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When A Majority Won’t Suffice

For California corporations, the general rule is that an act or decision done or made by a majority of the directors present at a meeting duly held at which a quorum is present is the act of the board.  Cal. Corp. Code § 307(a)(8).  This general rule is not without its exceptions.  Two of these…

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California, Delaware And Nevada Differ On Committee Composition

In this prior post, I compared the differing limitations on committee authority under California and Delaware law.  Today’s post focuses on differences in committee composition among California, Delaware and Nevada.  These are summarized in the chart below.  In this post, I’m referring to committees of the board of directors; these are committees that have the power to…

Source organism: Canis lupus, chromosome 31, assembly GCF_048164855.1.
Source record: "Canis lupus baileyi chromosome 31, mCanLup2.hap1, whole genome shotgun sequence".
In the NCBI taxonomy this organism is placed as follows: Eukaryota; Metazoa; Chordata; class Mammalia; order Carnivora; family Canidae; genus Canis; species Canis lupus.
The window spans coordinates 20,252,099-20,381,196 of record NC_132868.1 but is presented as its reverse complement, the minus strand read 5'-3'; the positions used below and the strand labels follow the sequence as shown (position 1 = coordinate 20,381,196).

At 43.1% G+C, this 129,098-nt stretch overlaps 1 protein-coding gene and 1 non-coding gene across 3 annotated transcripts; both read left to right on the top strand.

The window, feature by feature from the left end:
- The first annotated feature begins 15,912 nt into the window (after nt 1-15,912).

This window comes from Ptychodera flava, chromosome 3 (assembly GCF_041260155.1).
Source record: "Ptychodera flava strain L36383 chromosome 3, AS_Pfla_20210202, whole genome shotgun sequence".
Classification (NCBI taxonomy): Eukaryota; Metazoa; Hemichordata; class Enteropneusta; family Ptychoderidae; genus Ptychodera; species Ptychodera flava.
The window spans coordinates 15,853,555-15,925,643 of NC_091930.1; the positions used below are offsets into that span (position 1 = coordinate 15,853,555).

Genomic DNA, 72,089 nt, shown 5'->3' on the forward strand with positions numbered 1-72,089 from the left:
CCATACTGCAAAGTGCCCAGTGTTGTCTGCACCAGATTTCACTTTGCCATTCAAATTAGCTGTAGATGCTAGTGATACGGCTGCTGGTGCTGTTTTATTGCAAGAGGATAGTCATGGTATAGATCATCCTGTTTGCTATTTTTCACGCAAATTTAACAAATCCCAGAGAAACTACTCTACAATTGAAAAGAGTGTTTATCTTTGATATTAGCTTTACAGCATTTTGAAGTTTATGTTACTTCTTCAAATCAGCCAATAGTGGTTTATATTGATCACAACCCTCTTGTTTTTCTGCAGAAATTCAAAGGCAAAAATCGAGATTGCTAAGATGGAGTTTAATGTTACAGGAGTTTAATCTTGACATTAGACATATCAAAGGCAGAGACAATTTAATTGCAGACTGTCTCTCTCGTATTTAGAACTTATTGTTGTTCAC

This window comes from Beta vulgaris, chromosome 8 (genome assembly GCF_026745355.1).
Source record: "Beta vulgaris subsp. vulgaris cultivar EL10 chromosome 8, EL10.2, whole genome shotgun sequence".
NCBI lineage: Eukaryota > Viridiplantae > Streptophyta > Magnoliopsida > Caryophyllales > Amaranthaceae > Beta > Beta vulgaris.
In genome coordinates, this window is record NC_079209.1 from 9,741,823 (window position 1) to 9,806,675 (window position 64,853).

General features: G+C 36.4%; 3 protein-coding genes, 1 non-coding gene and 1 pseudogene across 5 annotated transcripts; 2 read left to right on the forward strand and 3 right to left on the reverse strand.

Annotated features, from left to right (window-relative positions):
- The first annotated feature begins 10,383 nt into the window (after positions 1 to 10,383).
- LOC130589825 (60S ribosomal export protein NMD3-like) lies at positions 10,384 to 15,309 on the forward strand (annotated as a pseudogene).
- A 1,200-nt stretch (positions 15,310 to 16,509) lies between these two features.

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California And Delaware Corporate Law Differ In Many Respects, Including The Authority Of Committees

Both California and Delaware allow the formation of committees of the Board of Directors.  Both states also allow these committees to exercise the authority of the board, but with certain exceptions.  California, however, has far more exceptions than Delaware.  For example, California does not allow the board to delegate its authority with respect to the…

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When A Majority Vote Of The Required Quorum Isn’t Sufficient

Corporations Code Section 307(a)(8) sets forth the general voting rule applicable to actions by directors.  It provides that the decision made by a majority of directors present at a duly held meeting at which a quorum is present is the act of the Board of Directors.  Assume, for example, that a corporation has 7 authorized…

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